That's My Boy is a movie that unlike most of Sandler's comedies doesn't carry the heavy weight of a lesson learned. It does, but it's not out in the forefront at the conclusion of the film like so many corny lessons usually are. The film instead simply goes for the laughs and Sandler is in a no holds barred mode as he let's the f-words fly with no regard to what others will think of him. His character, Donny Berger knocked up his jr. high teacher and fathered a child he was forced to raise by himself until the boy turned 18. That the film goes there so early is an indication of where it is heading and while most of what we will see is going to be a predictable mess the writers throw in some good jokes along the way as well as a few genuine surprises even if they are completely out of left field and devoid of any real substance. Donny finds himself nearing 40 and has spent all of his money earned from his 15-minutes of fame as the kid who hooked up with the hot teacher. He owes the IRS $40,000 and is in need of some quick cash so he can avoid the same fate as his lover/teacher. Donny's son, who left when he was 18 to make a life for himself is now getting married, is super wealthy, and has changed his name to Todd. As Todd, Samberg plays the straight role to Sandler's out of control Donny and for the most part the story arc and the relationship works. I would liked to have seen Samberg get a little more crazy as he and his dad begin to mend their relationship, but despite the vulgarity of the jokes being there the antics don't ever seem to get to out of control. There is a nice underlying point here in that the family Todd is marrying into is just as crazy and messed up as his own, but they have to go to some pretty extreme lengths to make this true. I couldn't believe they actually went where they did as it just seemed pointless and didn't exactly get a huge laugh, but to their credit it was an unexpected, weird, and ballsy move.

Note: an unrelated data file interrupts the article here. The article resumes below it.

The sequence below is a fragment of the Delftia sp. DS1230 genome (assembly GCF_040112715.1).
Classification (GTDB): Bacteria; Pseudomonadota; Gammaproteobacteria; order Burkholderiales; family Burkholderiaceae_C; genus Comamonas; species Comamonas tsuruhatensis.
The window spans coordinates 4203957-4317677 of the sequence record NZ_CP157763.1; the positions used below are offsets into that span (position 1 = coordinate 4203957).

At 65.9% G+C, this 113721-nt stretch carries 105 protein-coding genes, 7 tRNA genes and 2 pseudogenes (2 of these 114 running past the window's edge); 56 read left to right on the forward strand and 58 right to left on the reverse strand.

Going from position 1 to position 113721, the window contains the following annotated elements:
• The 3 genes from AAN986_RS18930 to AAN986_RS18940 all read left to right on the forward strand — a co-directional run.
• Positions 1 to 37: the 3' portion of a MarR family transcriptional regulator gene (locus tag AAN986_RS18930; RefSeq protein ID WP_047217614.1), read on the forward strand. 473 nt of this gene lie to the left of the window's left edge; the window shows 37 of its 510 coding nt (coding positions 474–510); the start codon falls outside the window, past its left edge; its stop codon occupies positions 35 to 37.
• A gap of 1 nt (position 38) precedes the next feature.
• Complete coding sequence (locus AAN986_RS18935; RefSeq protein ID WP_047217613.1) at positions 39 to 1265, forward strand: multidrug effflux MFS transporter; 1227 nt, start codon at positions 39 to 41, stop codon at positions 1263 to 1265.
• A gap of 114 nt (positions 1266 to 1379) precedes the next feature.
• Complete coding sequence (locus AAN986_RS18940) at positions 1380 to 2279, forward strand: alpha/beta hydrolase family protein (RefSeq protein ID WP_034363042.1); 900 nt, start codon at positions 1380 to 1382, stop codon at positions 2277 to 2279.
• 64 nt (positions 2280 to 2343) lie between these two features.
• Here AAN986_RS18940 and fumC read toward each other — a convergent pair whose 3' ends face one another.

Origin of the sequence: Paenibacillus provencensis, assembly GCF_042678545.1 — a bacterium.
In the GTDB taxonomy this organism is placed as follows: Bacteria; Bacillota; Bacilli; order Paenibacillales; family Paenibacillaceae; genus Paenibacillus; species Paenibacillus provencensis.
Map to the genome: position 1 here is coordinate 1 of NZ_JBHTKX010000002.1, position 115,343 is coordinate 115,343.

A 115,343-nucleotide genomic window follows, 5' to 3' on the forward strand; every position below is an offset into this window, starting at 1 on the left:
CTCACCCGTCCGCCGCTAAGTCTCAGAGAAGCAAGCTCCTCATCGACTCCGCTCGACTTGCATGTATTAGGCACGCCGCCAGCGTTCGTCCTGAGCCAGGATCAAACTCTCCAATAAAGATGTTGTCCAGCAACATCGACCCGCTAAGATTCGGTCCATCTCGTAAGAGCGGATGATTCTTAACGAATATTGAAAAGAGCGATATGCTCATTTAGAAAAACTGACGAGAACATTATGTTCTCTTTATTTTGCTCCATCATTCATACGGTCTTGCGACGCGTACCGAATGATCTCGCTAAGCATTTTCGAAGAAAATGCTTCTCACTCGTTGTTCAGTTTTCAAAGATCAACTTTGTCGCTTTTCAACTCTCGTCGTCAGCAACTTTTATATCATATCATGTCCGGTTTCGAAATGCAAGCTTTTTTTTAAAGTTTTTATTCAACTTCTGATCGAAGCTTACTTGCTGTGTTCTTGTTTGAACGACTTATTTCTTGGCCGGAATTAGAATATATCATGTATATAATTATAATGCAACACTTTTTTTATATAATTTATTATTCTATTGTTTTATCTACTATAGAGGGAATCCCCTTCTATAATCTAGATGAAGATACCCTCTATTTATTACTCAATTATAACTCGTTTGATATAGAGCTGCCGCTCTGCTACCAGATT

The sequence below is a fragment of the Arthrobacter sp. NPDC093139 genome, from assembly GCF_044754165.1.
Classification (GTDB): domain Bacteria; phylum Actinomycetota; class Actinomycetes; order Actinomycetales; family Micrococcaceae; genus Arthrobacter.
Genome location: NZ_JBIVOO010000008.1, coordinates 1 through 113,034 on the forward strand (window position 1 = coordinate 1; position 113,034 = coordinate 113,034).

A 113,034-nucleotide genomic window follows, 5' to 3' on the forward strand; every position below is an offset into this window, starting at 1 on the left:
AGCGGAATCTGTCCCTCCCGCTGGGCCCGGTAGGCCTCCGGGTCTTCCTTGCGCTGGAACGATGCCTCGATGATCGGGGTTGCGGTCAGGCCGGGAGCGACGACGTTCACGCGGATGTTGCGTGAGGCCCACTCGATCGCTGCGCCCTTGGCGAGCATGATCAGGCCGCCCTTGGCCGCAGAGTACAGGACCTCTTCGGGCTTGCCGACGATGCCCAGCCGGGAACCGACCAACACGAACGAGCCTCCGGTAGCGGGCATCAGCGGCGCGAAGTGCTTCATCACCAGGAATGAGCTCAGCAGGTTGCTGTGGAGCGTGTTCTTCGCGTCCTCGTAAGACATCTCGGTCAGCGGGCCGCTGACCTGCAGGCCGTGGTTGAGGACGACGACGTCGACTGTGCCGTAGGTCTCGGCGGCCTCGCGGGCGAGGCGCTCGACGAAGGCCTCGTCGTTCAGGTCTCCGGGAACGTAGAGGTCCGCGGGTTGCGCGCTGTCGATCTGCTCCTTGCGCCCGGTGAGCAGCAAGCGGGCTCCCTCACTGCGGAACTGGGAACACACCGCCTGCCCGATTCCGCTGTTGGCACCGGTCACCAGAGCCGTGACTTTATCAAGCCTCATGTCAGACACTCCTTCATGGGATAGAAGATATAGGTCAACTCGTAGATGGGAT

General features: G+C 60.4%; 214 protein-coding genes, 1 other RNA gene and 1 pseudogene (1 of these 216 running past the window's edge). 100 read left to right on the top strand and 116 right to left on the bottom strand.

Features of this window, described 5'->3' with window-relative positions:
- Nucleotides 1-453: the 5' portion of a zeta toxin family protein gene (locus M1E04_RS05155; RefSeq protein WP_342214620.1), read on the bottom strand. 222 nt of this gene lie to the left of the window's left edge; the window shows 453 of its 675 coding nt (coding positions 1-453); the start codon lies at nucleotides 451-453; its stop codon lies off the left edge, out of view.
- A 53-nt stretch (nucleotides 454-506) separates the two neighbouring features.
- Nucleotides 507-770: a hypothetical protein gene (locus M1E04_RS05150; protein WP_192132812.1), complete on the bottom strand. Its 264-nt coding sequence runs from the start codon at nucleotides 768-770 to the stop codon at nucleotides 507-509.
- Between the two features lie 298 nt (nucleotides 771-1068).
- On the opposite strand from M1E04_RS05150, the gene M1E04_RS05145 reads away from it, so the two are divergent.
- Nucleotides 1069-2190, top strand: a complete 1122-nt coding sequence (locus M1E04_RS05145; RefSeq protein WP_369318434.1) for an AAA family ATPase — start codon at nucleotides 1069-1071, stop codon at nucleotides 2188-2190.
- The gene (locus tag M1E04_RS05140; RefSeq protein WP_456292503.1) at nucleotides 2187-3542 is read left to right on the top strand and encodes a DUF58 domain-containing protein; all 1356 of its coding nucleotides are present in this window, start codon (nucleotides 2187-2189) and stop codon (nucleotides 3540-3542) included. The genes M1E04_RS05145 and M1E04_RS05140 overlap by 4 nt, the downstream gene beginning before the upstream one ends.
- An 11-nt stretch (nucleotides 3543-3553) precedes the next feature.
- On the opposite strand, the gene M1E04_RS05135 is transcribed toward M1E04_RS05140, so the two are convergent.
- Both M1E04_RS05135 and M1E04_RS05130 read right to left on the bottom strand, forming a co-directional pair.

Donny and Todd reunite with their old friend Vanilla Ice.